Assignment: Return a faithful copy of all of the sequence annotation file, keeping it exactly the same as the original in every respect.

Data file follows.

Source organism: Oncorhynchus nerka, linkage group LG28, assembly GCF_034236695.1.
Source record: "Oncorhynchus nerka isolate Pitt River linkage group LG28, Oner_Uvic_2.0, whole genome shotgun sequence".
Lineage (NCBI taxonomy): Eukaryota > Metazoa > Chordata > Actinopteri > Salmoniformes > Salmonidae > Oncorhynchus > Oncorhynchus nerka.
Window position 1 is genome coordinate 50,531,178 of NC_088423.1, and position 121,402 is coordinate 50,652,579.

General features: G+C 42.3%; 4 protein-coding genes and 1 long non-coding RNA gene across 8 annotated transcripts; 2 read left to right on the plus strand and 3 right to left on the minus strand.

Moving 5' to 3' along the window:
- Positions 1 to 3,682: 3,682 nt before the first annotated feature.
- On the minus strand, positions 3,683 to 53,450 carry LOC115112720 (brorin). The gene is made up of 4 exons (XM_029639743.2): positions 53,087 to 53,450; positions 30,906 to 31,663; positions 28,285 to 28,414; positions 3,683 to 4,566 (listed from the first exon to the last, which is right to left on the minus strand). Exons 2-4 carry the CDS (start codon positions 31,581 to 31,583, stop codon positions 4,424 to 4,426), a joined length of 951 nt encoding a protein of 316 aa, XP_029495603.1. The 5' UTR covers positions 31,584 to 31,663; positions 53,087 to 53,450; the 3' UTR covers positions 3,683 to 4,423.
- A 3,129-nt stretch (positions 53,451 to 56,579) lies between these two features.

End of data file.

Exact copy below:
Source organism: Oncorhynchus nerka, linkage group LG28, assembly GCF_034236695.1.
Source record: "Oncorhynchus nerka isolate Pitt River linkage group LG28, Oner_Uvic_2.0, whole genome shotgun sequence".
Lineage (NCBI taxonomy): Eukaryota > Metazoa > Chordata > Actinopteri > Salmoniformes > Salmonidae > Oncorhynchus > Oncorhynchus nerka.
Window position 1 is genome coordinate 50,531,178 of NC_088423.1, and position 121,402 is coordinate 50,652,579.

General features: G+C 42.3%; 4 protein-coding genes and 1 long non-coding RNA gene across 8 annotated transcripts; 2 read left to right on the plus strand and 3 right to left on the minus strand.

Moving 5' to 3' along the window:
- Positions 1 to 3,682: 3,682 nt before the first annotated feature.
- On the minus strand, positions 3,683 to 53,450 carry LOC115112720 (brorin). The gene is made up of 4 exons (XM_029639743.2): positions 53,087 to 53,450; positions 30,906 to 31,663; positions 28,285 to 28,414; positions 3,683 to 4,566 (listed from the first exon to the last, which is right to left on the minus strand). Exons 2-4 carry the CDS (start codon positions 31,581 to 31,583, stop codon positions 4,424 to 4,426), a joined length of 951 nt encoding a protein of 316 aa, XP_029495603.1. The 5' UTR covers positions 31,584 to 31,663; positions 53,087 to 53,450; the 3' UTR covers positions 3,683 to 4,423.
- A 3,129-nt stretch (positions 53,451 to 56,579) lies between these two features.